BY AMINA SALIHU
Dear Mallam Jibo, I feel particularly humbled writing you this letter, as my teacher at the Ahmadu Bello University, and my civil society mentor. I believe that there are two people in one’s life, that you could never grow up to; your mother and your teacher. How can you, when they were at your becoming, and molded you, providing the seed grant for your enterprise, however grand it may now be. Mallam Jibo, you have been a fantastic mentor, giving me the three key resources of knowledge, opportunity and the right values.
In 2003, you didn’t judge whether I could write or not, instead, you guided my hand, by setting me the task of coordinating the reflection project, which culminated in the landmark ‘red book,’ women marginalization and politics in Nigeria, which we co-edited, among other collaborations. That experience taught me what can happen when others have faith in you. Mallam Jibo, will always have my gratitude.
You are a friend of the women’s movement. You were, without a doubt, one of our friends on the Justice Uwais led electoral reform panel in 2008, through whom the Gender and Electoral Memorandum (GEM) platform, pushed for women’s rights responsive proposals. Your life is full of lessons for the movement too. You have shown that there is no substitute for nurturing early confidence in a younger person, especially young women, who must be enabled to try, and to soar, unhindered. Your ability to analyze in a clear, logical but straightforward manner; and to network, to persistently and passionately lend voice to critical issues; to be firm and yet fair-minded enough to weigh other points of view and to find the courage to take a stand with conviction, are invaluable lessons.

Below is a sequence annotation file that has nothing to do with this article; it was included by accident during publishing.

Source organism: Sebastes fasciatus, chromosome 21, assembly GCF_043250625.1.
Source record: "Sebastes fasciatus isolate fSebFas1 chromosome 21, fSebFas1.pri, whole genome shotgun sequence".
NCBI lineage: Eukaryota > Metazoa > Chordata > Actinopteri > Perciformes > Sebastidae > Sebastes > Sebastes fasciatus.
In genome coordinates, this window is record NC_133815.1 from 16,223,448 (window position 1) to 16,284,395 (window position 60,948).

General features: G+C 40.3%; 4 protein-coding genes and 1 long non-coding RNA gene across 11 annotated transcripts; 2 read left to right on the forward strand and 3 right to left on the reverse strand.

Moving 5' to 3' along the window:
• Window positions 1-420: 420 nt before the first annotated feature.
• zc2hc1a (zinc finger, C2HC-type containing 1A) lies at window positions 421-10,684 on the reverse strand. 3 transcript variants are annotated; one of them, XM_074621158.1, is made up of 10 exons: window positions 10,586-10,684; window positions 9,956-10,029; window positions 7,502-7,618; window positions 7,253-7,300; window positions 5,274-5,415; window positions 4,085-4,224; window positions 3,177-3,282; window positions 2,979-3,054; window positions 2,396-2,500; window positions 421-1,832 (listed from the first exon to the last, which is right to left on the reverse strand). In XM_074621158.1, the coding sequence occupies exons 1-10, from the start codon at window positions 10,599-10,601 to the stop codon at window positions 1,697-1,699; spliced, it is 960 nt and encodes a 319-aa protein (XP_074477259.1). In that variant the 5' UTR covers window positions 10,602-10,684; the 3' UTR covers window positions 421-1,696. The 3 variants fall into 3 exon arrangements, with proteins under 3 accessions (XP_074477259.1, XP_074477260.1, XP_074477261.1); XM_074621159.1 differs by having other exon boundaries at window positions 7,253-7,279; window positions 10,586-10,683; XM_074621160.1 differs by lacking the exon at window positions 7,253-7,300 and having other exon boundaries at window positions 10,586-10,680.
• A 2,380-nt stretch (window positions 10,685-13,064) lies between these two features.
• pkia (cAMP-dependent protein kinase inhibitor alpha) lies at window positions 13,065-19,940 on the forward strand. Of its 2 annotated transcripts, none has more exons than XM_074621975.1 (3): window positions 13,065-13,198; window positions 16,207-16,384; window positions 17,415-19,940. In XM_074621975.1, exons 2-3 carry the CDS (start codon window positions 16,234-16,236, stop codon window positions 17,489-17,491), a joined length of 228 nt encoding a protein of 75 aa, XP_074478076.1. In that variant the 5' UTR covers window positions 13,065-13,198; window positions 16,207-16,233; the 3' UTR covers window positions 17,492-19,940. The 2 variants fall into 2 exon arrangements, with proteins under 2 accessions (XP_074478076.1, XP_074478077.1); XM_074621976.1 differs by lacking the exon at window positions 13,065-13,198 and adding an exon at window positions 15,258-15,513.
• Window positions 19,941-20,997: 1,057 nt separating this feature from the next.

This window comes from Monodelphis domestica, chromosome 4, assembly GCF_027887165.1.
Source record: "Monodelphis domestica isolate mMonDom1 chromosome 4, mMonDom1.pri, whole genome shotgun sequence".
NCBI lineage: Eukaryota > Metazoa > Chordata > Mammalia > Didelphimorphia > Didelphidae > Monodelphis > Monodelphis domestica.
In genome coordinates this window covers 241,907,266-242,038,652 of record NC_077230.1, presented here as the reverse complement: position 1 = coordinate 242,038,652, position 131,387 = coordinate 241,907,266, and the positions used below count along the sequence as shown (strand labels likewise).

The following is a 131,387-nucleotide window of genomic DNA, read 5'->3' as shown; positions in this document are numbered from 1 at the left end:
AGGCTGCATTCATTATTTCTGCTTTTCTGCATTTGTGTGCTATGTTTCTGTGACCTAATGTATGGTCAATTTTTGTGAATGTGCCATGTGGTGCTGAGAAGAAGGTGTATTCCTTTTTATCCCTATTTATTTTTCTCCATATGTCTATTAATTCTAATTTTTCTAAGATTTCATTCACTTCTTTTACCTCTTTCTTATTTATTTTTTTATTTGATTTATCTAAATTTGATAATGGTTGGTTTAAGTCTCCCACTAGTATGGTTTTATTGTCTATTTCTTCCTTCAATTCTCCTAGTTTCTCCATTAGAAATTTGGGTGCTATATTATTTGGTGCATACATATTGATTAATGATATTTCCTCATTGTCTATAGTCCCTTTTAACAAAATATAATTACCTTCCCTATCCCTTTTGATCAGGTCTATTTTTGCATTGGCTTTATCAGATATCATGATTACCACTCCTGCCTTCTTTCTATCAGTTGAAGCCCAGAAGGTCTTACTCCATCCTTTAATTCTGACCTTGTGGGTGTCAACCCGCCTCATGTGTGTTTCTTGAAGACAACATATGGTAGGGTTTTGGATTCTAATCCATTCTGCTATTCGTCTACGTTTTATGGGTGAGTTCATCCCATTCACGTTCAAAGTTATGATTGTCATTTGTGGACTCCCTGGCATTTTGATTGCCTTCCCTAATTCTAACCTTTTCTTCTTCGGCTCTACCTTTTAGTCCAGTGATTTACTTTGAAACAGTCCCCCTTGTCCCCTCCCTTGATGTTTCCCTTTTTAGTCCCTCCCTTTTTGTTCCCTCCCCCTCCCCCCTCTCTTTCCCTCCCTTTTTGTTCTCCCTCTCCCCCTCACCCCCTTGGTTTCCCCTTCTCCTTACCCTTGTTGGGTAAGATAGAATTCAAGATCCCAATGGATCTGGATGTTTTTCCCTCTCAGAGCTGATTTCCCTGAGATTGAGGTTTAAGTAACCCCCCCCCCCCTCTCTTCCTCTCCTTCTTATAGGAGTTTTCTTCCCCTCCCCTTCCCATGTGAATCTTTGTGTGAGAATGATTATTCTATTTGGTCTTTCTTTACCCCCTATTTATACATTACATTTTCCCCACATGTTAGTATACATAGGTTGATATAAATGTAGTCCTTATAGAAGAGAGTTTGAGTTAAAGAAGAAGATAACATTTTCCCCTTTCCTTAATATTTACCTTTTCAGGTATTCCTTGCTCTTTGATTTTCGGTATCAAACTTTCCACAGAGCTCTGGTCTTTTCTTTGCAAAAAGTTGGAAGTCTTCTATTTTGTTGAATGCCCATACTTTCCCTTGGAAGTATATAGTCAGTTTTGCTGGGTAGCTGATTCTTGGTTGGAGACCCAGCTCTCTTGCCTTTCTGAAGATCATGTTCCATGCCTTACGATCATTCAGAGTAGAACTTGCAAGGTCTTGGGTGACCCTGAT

By far, your greatest gift is your wry sense of humor, evident in the witty way you summarise situations, with perfect cadence and timing, such that your towering intellectual strength and yet rooted humanness, can both not be denied. Life is essential you seem to say, but it must not be taken too seriously. It must be lived and savored. For example, your love for roast fish is legendary. One evening in Keffi, Nasarawa state, during the November 2018 Marxism conference, I saw you, changed into shorts and a shirt, heading away from the hotel. To my inquiry of ‘Mallam, where are going?’, You answered ‘the best fish in town is served not too far from here.’ I further asked ‘really, how did you find that out? You simply answered ‘research.’
How can I close without thanking you and my dear sister, Charmaine, for your profound kindness, 18 years ago? I was miles away from home with not one diaper when my water broke. Abuja then, was not what it is today. In 2001, it was hard to find and locate a good hospital, and when we saw one, it turned out I was given adulterated oxytocin, to induce birth. I languished for two days until the error was discovered. That is a story for another day, but I probably would not be writing this letter today, if you both had not come to my rescue. I came to Abuja to the first civil society meeting on the violence against women bill and went home with a tiny baby. That child Samir, would be 14 years old before the law will be passed in 2015. It became the Violence Against Persons’ Prohibition (VAPP) Act, in a watered down version of what we had initially advocated for. In our kind of country, that is still a victory.
Thank you Mallam Jibo for being you. May the years be long and even more vibrant, may your golden voice continue to unmake the barriers and open new pathways for more women and their communities.
Happy International Women’s Day. May every day be women’s day, someday. #BalanceForBetter. Think equal, build smart, innovate for change.